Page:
I arrived here on Thursday at 5pm, after a horrendous 50 minute flight from Athens of non-stop turbulence. The weather, as an Irish volunteer put it yesterday, is a “bit inclement” at the moment. To put it mildly. It has rained heavily and incessantly since I arrived. Everyone, everywhere, everything, is a varying degree of damp, wet or soaking.
From the plane, the sea was visibly rough with rolling white horses. Turbulence usually terrifies me but not this time. I knew I would arrive safe and sound, which is more than can be said for many of the people making the crossing to Lesvos from Turkey by dinghy.
Mytilini is the main town on the island. The airport is here and so is the port, with regular connections to Turkey and the Greek mainland.
At first sight, Mytilini is a normal, sleepy, island town. After leaving my bags at the accommodation we go for a wander to get a feel for the place. Will, who arrived before me, tells me of a post-apocalyptic feel to the town centre. I don’t really listen, I’m tired. Not prepared for the reality of people everywhere, huddled in every door way, bus shelter, covered area, sheltering from the rain. As we approach the port, where a giant Hellenic Seaways ferry is docked there are more and more people. Refugees everywhere. Flimsy pop-up tents set up on the pavements, buffeting in the wind and rain. It’s very wet and they are in the streets, waiting to take the ferry to the mainland. There are lots of children, who are so resilient and still laughing and playing. There are some women, but not many, it is mainly men, young men and boys. There is a pregnant woman. There are people from Afghanistan, Iran and Pakistan as well as Syria. Many unusual beautiful eyes and faces telling so many stories of endurance and suffering. Across the sea we can see Turkey. In the harbour the rubber dinghies they have crossed in are tied up, full of abandoned life jackets and litter, clothing. This is a desperate situation but the people seem to be in remarkably good spirits. I imagine that they are so glad to have got this far, and are taking the journey each step at a time, which is all they can do.
Also in Mytilini is the Pikpa “Village of All Together” Camp, which you can read more about here. This is an abandoned summer camp that has been taken over by local volunteers and is a hub for humanitarian work on the island. We spent yesterday there. There is an incredible team of volunteers coordinating a huge aid effort. There is a lot to be done, from sorting donations to cooking, to delivering supplies to other parts of the island, looking after new arrivals, providing food and clothing. Chatting, supporting people, and much more I imagine, and will find out with time.
I spend most of my time in the kitchen, helping Selina and her team prepare food for almost 1000 people. It takes time, coordination, cooperation. These people are amazing. As we are cooking, two boatloads of people land on the shore just below the camp. The refugees are directed straight to the camp. They are dripping wet. Their feet are black from the wet socks. Will spends his time taking them two at a time to change and find clean, dry clothes. The wet clothes are discarded. They will never dry in this humidity and torrential rain.
Time flies by and soon we have served up all the food into individual portions and it’s ready to go. The team aren’t sure where exactly it will be going, there are logistical problems. We don’t have enough vehicles to transport the food as well as the number of volunteers needed to distribute it. They have been using a van rented out by volunteers from CALAID, but they have just left and the van has been returned. We sit and wait. And wait. It’s good time out, everyone is tired, and it’s a chance to chat, to find out more, but it is frustrating. I still have no real idea of what the situation is like in other parts of the island, but one thing is for sure and that is that the detention centre Moria is notorious. “Welcome to hell” one Syrian volunteer tells us he was told as he entered to distribute food. In the end we take the food to the port. We have to take a taxi. Another vehicle is desperately needed.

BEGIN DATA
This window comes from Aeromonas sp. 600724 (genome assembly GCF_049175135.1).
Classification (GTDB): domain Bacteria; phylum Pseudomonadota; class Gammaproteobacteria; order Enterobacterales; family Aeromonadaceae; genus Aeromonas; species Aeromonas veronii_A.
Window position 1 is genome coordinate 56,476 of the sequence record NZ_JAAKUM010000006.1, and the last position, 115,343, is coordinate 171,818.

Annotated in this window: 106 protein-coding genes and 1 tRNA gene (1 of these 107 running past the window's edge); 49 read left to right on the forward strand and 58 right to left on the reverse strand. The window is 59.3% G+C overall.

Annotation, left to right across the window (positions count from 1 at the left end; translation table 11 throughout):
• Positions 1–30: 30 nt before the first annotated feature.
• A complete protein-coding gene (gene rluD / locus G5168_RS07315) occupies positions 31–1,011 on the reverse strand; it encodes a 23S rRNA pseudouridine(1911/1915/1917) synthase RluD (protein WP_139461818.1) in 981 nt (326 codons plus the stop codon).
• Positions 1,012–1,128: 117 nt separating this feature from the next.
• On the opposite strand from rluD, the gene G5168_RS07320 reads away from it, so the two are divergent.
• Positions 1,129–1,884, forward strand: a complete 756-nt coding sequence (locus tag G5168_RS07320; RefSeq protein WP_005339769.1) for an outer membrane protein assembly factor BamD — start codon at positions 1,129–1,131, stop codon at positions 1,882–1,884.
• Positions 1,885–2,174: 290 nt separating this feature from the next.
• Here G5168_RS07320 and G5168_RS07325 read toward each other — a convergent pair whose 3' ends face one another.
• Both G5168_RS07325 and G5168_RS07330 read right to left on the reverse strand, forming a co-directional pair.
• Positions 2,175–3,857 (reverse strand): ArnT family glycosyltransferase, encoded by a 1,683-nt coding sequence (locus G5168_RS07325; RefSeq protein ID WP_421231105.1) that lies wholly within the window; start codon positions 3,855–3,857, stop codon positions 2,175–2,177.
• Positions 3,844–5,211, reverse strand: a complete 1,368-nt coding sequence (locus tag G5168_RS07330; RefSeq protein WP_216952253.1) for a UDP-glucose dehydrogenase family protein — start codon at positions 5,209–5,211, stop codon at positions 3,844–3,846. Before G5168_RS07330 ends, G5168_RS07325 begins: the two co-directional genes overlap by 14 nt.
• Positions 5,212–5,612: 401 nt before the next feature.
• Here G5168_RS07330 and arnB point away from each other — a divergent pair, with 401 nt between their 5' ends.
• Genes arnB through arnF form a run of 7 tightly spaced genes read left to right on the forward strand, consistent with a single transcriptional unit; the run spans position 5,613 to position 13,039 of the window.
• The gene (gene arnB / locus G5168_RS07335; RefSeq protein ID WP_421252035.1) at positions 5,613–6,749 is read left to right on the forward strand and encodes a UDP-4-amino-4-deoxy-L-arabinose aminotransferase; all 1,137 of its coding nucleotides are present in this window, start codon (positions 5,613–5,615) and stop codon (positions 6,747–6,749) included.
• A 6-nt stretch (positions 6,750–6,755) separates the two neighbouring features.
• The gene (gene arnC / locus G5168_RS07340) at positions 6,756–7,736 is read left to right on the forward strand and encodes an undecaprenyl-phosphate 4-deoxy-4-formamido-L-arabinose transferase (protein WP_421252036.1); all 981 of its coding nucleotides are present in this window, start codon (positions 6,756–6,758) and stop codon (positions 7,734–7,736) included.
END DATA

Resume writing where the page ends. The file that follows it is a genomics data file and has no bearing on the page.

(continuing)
When we arrive at the port people begin to gather round expectantly. I’m really pleased to be there with them. They are so optimistic, hopeful. Positive. We communicate with gestures, broken English, good English. As more and more arrive for food, firm and kind coordination is needed. It’s hard to ask people to form a line, and not make them feel like cattle. They do, they are grateful, thank you, thank you.
After days of torrential rain the mayor has opened an abandoned swimming pool to let people go indoors. We go inside. It’s noisy, dark, and there are leaks everywhere. People are sleeping on the floor on plastic sheets and blankets. Exhausted. They don’t have any drinking water. Neither do we. Mental note to try and bring that with food tomorrow. And hot tea or coffee.
We only have food today, but people need clothes. Most have nothing waterproof, no proper footwear, a wee girl walks by, in only pyjamas, shivering. It’s all the clothes she has.
As we finish distributing the food a police van arrives full of people just arrived from the boats. And then another official arrives and tells the people that if they have a ticket for this sailing to Athens they can get on the ship, out of the rain and cold. “There, very hot” he says, encouraging them on. And off they go, to the next stage of the journey. It’s 1am when we leave.
It’s time to go back to Pikpa now and see what today brings. More tonight or tomorrow, depending on what time we finish today. Please comment or message me if you have any questions about anything here, if there’s anything you want to know. Thank you for reading and sharing.